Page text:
He saw friends die in the chaos, leaders selling weapons and getting rich like “mafia” and the country being taken over by “warlords”.
While he now saw the flaws in his former belief that they were fighting for social justice, leaving wasn’t an option. In those days everyone needed to belong to a group for protection, he said.
His father and brothers had fled to Austria after they were also kidnapped many times, and the teenaged Mr Jammal stayed for a time with his mother, while still crossing each day to fight for the other side.
One day he returned to find his street on fire. He had just shelled his own home.
No one was hurt, but it was a “wake-up call” and Mr Jammal began to reject the concept of war.
When the war ended, he said there was no reconciliation, no efforts to integrate fighters back into society.
“The lords of war, let’s say they shared the cheese,” he said, adding that there was no clear deal and no hope for the “new Lebanon” they had been fighting for.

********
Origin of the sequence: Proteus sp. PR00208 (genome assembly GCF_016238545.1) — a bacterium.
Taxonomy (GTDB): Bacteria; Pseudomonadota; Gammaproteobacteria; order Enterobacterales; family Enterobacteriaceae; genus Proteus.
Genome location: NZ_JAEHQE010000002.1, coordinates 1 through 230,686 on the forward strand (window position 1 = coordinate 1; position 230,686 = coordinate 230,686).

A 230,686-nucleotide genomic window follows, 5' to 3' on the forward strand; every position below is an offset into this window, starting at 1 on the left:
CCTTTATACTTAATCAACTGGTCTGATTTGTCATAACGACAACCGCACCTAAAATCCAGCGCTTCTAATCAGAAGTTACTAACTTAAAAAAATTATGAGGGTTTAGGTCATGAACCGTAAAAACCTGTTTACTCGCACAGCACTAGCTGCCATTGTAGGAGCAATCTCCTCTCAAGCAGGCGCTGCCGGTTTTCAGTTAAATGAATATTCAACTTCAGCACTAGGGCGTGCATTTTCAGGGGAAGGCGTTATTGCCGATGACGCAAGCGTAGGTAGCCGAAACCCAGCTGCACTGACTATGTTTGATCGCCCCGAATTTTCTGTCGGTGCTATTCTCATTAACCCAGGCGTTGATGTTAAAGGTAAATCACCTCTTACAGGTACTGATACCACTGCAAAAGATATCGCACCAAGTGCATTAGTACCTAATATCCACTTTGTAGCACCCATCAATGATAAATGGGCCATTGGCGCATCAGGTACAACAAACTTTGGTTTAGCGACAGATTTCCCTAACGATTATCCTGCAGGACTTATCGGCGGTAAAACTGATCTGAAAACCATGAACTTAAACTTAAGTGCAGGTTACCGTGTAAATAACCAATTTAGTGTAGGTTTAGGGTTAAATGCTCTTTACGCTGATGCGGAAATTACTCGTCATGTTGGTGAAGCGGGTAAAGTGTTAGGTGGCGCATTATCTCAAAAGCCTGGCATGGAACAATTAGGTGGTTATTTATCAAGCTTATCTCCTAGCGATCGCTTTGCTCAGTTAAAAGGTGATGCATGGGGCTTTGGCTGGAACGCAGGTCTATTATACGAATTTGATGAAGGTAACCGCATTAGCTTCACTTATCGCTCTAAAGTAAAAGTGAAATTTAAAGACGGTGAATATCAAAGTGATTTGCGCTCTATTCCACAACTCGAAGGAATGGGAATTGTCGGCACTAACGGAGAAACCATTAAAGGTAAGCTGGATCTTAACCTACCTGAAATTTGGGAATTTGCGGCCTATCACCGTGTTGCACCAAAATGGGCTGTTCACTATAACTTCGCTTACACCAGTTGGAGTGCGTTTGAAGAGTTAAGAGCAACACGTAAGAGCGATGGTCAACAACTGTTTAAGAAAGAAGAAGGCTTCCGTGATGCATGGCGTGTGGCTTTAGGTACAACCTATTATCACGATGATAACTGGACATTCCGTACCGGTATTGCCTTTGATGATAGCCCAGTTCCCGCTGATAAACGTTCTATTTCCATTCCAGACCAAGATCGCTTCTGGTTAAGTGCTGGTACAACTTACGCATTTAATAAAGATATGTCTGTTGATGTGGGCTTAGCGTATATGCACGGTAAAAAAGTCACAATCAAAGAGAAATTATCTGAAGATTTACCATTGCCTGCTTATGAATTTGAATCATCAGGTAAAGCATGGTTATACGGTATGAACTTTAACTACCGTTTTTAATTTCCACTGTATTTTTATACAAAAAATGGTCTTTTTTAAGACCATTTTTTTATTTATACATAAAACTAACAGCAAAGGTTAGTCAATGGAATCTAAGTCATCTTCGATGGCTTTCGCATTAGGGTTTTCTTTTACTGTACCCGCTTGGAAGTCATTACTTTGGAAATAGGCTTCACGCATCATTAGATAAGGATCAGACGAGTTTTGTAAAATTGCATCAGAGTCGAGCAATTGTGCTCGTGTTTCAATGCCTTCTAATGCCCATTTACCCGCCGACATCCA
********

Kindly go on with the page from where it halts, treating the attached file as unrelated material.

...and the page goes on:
“All the bloodshed, all the people killed, 1 million displaced, hundreds of thousands of houses and infrastructure destroyed led to this — a situation that was worse than before.”
With ideas about peace and politics swirling in his mind, Mr Jammal turned to journalism and documentary film to explore solutions for his struggling nation.
Invasions and Hariri’s death
Invasions and attacks by Israel, occupation by Syria and internal armed conflicts continued to plague Lebanon, said Dr Hardy from Deakin University.
“Lebanon never really had a chance to get on its feet,” he said.
It was treated “as a cash cow” by Syria and later by Lebanon’s own ruling elite, while Hezbollah — a powerful and heavily-armed Shia militant group — filled a power vacuum in southern Lebanon when Israel withdrew in 2000.
A string of political leaders have also resigned under pressure while others were assassinated: the most significant being former prime minister Rafic Hariri, who was killed by a massive car bomb that ripped through downtown Beirut in 2005, further splitting an already fractured nation.